be required to stop operations, investigate the change, and remediate the problem
      before resuming the HF operation. For instance, a sudden pressure spike in a part of the
      well that is supposed to be protected would indicate possible failure of a well
      component. Similarly, sudden pressure drops could indicate failure of containment of

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   the pressure. In either case, the operator will be required to stop operations
   immediately and investigate, report, and remediate before resuming fracture
   operations.

4. Monitoring After Fracturing Operations. To ensure that the actual fracturing
   operations did not damage the well, operators will be required to monitor specified
   pressures, conditions and production rates daily for the first 30 days after fracturing and
   monthly for 5 years after the fracturing operation. Under the proposed regulations,
   operators must retain data about the fracturing operation – including the fluids used --
   allowing long-term monitoring in the event of future questions about potential harm
   from the present day practice.

5. Disclosure. After the fracturing operation, operators will be required to post
   information about the operations to a “chemical disclosure registry.” The proposed
   regulations specify FracFocus.org, but should it become unusable for this purpose, the
   Department/Division will specify another means of reporting certain information. This
   will include such things as the operator’s name, the well and location, depth of well,
   name of the geologic formation fractured, the list of chemicals used in the fracturing
   process, total volume of fluid used and the disposition of the fluid used for fracturing.

6. Trade Secrets. Some operators and contractors for operators claim that the chemical
   composition of the fracturing fluids they use are subject to trade secret protections.
   Trade secret protections are specified primarily in the California Civil Code. To invoke
   them in the context of the proposed regulations, the owner of the trade secret will be
   required to demonstrate that the secret gives its owner a significant economic
   advantage, that disclosure of the secret would compromise that advantage, that the
   information has not been disclosed elsewhere, and that the fluid or substance cannot be
   reverse engineered to discover its composition. The proposed regulations will require
   that the holder of information deemed a trade secret declare under penalty of perjury
   that the information withheld meets these trade secret requirements. The proposed
   regulations also require that, should the Department or other agency determine as a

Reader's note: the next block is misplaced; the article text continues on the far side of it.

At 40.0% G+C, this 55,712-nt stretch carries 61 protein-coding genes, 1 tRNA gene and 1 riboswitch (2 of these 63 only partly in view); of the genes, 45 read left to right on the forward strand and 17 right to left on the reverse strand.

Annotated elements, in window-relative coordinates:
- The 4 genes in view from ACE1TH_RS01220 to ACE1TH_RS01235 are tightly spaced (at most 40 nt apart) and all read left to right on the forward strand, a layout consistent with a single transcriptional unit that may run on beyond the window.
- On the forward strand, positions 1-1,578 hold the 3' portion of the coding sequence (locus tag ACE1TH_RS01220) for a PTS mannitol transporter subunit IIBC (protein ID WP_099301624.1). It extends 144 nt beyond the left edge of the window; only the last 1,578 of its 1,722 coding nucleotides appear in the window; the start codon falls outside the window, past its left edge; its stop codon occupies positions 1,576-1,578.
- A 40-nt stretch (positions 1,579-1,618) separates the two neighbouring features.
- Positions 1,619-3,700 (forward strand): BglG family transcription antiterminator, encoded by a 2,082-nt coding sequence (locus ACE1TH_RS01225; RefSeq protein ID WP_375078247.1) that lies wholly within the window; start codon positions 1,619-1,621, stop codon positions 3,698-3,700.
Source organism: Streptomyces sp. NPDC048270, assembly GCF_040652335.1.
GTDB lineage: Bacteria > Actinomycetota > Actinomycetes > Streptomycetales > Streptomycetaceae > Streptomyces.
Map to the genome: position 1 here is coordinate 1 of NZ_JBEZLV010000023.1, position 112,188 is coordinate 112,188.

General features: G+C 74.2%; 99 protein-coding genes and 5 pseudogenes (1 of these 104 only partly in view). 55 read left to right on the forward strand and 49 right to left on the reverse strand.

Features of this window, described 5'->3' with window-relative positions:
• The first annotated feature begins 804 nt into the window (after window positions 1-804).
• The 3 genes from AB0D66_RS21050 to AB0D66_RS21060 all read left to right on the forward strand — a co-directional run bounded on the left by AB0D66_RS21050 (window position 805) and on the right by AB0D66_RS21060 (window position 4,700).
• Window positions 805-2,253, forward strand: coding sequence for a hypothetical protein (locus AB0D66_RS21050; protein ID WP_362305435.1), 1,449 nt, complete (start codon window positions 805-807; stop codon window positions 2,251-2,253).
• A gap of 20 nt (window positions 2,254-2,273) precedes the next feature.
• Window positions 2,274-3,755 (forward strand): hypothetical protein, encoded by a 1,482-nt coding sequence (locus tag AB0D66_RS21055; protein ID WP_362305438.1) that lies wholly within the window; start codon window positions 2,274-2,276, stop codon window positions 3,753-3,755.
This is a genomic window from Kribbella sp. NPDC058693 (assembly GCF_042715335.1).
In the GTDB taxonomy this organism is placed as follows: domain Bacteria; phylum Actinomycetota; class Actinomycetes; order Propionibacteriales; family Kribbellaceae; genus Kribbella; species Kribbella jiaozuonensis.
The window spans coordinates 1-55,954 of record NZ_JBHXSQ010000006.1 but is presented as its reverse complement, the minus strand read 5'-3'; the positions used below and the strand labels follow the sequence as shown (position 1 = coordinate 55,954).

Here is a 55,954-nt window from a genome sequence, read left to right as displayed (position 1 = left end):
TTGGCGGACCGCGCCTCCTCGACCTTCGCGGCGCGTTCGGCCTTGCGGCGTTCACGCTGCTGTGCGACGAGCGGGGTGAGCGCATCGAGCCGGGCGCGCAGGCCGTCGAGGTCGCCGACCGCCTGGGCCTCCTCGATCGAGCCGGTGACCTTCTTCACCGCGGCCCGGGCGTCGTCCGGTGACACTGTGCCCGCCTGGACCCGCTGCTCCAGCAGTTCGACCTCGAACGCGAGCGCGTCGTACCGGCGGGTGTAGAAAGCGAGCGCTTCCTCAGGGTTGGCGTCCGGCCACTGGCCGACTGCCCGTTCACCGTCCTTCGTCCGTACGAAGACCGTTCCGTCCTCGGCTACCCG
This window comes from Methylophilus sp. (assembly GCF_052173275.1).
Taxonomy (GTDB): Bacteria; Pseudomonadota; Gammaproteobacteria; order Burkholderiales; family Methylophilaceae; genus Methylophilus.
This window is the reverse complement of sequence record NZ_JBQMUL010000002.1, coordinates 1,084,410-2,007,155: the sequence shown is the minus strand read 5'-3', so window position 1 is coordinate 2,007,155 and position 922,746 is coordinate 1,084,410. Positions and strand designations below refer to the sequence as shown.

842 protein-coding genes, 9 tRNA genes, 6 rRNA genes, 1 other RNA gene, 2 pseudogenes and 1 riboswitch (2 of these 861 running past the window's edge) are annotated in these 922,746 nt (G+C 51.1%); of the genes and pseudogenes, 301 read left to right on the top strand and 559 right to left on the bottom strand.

result of spill or accidental release of fracturing fluid that the Department or other
   agency needs to know the specific composition of the fracturing fluid for investigatory
   or emergency response purposes, that it shall immediately be made available to the
   Department or other agency. The proposed regulations require disclosure to a doctor,
   nurse or other specified medical professional treating a patient suspected of exposure
   to fracturing fluid the specific chemical composition of that fluid. The Division will



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   support legislation, with appropriate safeguards, that will allow the public to directly
   challenge an assertion of trade secrecy.

7. Storage and Handling of Hydraulic Fracturing Fluids. Current law and regulations
   administered by the Department/Division contains provisions governing notification,
   response and clean-up of spills in the oil field environment. The proposed regulations
   clarify that fracturing fluids are subject to those reporting, response, and clean-up
   requirements. Concentrated fracturing fluids stored on-site prior to mixing, mixed
   fracturing fluids, and produced fluids, including the fracturing fluid flowback, will all be
   subject to those requirements. In addition, the proposed regulations specify that
   hydraulic fracturing fluids could not be stored at any time in unlined sumps or pits.
   Further, in the event of a release or spill, operators will be required to provide a report
   to the Department/Division detailing activities leading up to the release, types and
   volumes released, cause of release, actions taken to stop, control, and report the
   release, and steps taken to prevent future releases.